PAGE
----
Originally published on adoptivefamilies.com.
One afternoon the kids and I were out running errands. As always, my younger daughter, Lemlem, and my son, Gobez, both adopted from Ethiopia, danced ahead of me on the sidewalk, while my oldest daughter, Didi, adopted from India, lagged behind. Suddenly, Lemlem spotted an ATM. She dashed to the machine and merrily started punching buttons. Gobez raced after her, but before he could commandeer the second terminal, a bank customer, a woman about my age, got to it first.
Like most seven-year-old boys, Gobez has almost no sense of personal space. He’s as eager, clumsy, and curious as a Labrador puppy. However, he’s taller and more muscular than many 10-year-olds, and he is black. Lately, I’ve occasionally sensed a weird vibe from white strangers around my son, as if they are already wary of the man he will become. So, when Gobez crowded close to the woman as she slid her card into the ATM, leaning in to watch the magic machine spit out money, I nearly panicked.
“Gobez,” I shouted. “You’re in that lady’s space bubble!”
Maybe the woman heard the edge in my voice. She looked up and half-shrugged, half-waved to me. From the look in her face, I could see that she was a mom, and that she understood little boys. I felt so relieved I could have hugged her, but the woman grabbed her cash and moved on.
In the car on the way home, I reminded Gobez and the girls that bank information is private. I told my son, “That lady didn’t think you were trying to rob her, but someone who was cranky or nervous might have thought so.”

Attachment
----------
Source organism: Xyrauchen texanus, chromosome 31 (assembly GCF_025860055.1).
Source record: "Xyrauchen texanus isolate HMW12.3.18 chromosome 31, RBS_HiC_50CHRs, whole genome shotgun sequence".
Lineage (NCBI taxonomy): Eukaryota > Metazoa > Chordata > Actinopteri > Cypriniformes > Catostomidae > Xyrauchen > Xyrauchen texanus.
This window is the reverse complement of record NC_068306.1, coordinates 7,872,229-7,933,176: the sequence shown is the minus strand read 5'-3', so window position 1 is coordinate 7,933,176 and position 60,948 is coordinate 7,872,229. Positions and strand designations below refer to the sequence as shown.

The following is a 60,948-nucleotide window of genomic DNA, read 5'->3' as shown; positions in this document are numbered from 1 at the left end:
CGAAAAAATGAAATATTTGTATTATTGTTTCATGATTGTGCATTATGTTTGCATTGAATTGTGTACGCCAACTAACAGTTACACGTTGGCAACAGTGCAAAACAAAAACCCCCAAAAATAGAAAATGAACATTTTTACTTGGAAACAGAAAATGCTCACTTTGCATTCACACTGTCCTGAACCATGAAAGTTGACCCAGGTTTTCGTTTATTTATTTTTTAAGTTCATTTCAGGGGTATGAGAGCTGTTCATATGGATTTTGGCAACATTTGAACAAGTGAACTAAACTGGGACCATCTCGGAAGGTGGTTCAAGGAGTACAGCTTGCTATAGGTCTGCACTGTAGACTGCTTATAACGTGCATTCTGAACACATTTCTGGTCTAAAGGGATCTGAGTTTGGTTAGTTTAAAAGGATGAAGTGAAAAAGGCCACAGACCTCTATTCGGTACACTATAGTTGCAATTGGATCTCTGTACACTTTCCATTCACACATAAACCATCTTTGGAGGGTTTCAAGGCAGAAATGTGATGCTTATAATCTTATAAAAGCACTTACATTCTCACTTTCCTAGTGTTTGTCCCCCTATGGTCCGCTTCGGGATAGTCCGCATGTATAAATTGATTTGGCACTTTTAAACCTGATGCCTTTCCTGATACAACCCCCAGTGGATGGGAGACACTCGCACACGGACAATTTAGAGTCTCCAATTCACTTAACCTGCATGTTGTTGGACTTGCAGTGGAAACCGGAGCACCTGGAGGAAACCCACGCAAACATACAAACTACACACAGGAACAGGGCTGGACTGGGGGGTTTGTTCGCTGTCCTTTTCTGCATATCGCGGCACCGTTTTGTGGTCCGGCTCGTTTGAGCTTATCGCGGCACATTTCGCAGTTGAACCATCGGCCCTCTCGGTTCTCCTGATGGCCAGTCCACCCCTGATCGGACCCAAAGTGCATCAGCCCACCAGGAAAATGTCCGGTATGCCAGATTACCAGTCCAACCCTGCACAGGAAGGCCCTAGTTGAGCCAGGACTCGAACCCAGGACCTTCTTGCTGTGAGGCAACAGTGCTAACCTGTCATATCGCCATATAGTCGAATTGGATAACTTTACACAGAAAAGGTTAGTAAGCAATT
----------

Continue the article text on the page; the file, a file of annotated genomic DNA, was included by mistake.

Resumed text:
I hesitated. Should I take the lesson a step further, or was that enough for now? I thought about the older white man we’d encountered the week before at our health club. That day, all three kids galloped ahead of me through the hallway, despite my warnings to slow down. They took the man by surprise as he entered the building. Seeing their brown faces, he stopped and glared.
“Do those kids belong here?” he barked.
“They’re my children,” I said, and kept walking.
The kids didn’t seem to hear the man’s ugly remark, but the bitterness of the exchange stayed with me. And so I made myself continue talking.
“You know, Gobez,” I struggled for the right words. “Some people who don’t know any better think that brown people are more likely to commit crimes. The lady at the ATM today didn’t think that, but a person who had the wrong idea about brown people might have called the police when you got too close at the bank, even though you’re just a little boy. You could have gotten in trouble, even though you didn’t mean to do anything wrong.”
A knot of sadness welled in my chest. I’d taken on the challenges of transracial parenting thoughtfully, but no one warned me that, one day, I would have to teach my son that some people would fear him because of the color of his skin, nor that I would have to help him understand how their fears might put him at risk. He will learn these lessons with or without me. It’s better for both of us if I’m there.
About the Author: Sharon Van Epps is a writer, wife, and mother of three via international adoption. Her essays on adoption and parenting have appeared in Brain,Child, Good Housekeeping, The Washington Post, The New York Times, and elsewhere. She’ll be a guest speaker at African Cradle Ethiopian Heritage Camp 2016 over Memorial Day weekend. You can find her on twitter @sharonvanepps or visit her Facebook page.